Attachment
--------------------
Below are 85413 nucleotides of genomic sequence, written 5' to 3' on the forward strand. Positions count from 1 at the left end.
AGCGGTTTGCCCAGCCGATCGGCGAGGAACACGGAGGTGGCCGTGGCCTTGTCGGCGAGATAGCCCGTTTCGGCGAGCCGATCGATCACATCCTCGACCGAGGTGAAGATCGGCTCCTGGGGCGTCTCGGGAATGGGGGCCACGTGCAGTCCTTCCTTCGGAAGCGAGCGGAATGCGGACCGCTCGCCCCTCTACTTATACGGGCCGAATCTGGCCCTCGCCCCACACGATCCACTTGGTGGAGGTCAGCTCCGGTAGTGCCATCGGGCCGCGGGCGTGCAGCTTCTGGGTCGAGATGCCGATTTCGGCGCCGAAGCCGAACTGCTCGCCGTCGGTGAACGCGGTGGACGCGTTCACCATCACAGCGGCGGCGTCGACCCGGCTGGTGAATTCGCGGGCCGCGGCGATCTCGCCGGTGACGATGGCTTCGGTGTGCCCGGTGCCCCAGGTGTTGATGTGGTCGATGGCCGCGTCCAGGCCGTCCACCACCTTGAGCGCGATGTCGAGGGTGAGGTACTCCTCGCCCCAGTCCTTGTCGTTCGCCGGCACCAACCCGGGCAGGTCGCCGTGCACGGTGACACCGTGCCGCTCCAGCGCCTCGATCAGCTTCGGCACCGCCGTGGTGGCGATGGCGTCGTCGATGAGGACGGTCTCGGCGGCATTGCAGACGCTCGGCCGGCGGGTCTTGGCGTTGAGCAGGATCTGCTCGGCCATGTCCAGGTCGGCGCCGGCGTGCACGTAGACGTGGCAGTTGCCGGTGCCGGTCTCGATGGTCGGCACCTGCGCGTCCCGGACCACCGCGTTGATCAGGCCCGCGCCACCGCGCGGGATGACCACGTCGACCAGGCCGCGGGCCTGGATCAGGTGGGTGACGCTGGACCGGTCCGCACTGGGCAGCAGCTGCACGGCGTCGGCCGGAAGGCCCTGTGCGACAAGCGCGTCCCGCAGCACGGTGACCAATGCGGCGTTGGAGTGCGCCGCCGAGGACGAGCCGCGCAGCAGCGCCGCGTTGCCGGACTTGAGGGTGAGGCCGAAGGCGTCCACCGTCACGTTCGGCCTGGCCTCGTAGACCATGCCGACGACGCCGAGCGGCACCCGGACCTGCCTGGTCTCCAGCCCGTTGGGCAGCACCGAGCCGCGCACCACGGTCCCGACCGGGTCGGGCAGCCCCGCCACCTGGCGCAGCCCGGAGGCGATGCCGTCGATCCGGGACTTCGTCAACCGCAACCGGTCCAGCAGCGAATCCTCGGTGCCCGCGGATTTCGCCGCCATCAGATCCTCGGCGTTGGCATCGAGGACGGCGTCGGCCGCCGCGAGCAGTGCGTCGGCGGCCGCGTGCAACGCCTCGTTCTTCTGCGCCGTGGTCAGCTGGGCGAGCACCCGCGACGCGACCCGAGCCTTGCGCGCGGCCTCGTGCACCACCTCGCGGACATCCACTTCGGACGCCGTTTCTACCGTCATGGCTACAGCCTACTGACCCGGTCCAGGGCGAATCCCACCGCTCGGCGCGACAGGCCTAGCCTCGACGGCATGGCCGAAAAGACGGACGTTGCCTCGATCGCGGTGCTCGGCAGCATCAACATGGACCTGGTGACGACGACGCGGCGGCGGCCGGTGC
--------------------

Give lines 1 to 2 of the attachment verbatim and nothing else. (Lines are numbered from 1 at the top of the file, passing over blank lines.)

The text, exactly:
Below are 85413 nucleotides of genomic sequence, written 5' to 3' on the forward strand. Positions count from 1 at the left end.
AGCGGTTTGCCCAGCCGATCGGCGAGGAACACGGAGGTGGCCGTGGCCTTGTCGGCGAGATAGCCCGTTTCGGCGAGCCGATCGATCACATCCTCGACCGAGGTGAAGATCGGCTCCTGGGGCGTCTCGGGAATGGGGGCCACGTGCAGTCCTTCCTTCGGAAGCGAGCGGAATGCGGACCGCTCGCCCCTCTACTTATACGGGCCGAATCTGGCCCTCGCCCCACACGATCCACTTGGTGGAGGTCAGCTCCGGTAGTGCCATCGGGCCGCGGGCGTGCAGCTTCTGGGTCGAGATGCCGATTTCGGCGCCGAAGCCGAACTGCTCGCCGTCGGTGAACGCGGTGGACGCGTTCACCATCACAGCGGCGGCGTCGACCCGGCTGGTGAATTCGCGGGCCGCGGCGATCTCGCCGGTGACGATGGCTTCGGTGTGCCCGGTGCCCCAGGTGTTGATGTGGTCGATGGCCGCGTCCAGGCCGTCCACCACCTTGAGCGCGATGTCGAGGGTGAGGTACTCCTCGCCCCAGTCCTTGTCGTTCGCCGGCACCAACCCGGGCAGGTCGCCGTGCACGGTGACACCGTGCCGCTCCAGCGCCTCGATCAGCTTCGGCACCGCCGTGGTGGCGATGGCGTCGTCGATGAGGACGGTCTCGGCGGCATTGCAGACGCTCGGCCGGCGGGTCTTGGCGTTGAGCAGGATCTGCTCGGCCATGTCCAGGTCGGCGCCGGCGTGCACGTAGACGTGGCAGTTGCCGGTGCCGGTCTCGATGGTCGGCACCTGCGCGTCCCGGACCACCGCGTTGATCAGGCCCGCGCCACCGCGCGGGATGACCACGTCGACCAGGCCGCGGGCCTGGATCAGGTGGGTGACGCTGGACCGGTCCGCACTGGGCAGCAGCTGCACGGCGTCGGCCGGAAGGCCCTGTGCGACAAGCGCGTCCCGCAGCACGGTGACCAATGCGGCGTTGGAGTGCGCCGCCGAGGACGAGCCGCGCAGCAGCGCCGCGTTGCCGGACTTGAGGGTGAGGCCGAAGGCGTCCACCGTCACGTTCGGCCTGGCCTCGTAGACCATGCCGACGACGCCGAGCGGCACCCGGACCTGCCTGGTCTCCAGCCCGTTGGGCAGCACCGAGCCGCGCACCACGGTCCCGACCGGGTCGGGCAGCCCCGCCACCTGGCGCAGCCCGGAGGCGATGCCGTCGATCCGGGACTTCGTCAACCGCAACCGGTCCAGCAGCGAATCCTCGGTGCCCGCGGATTTCGCCGCCATCAGATCCTCGGCGTTGGCATCGAGGACGGCGTCGGCCGCCGCGAGCAGTGCGTCGGCGGCCGCGTGCAACGCCTCGTTCTTCTGCGCCGTGGTCAGCTGGGCGAGCACCCGCGACGCGACCCGAGCCTTGCGCGCGGCCTCGTGCACCACCTCGCGGACATCCACTTCGGACGCCGTTTCTACCGTCATGGCTACAGCCTACTGACCCGGTCCAGGGCGAATCCCACCGCTCGGCGCGACAGGCCTAGCCTCGACGGCATGGCCGAAAAGACGGACGTTGCCTCGATCGCGGTGCTCGGCAGCATCAACATGGACCTGGTGACGACGACGCGGCGGCGGCCGGTGC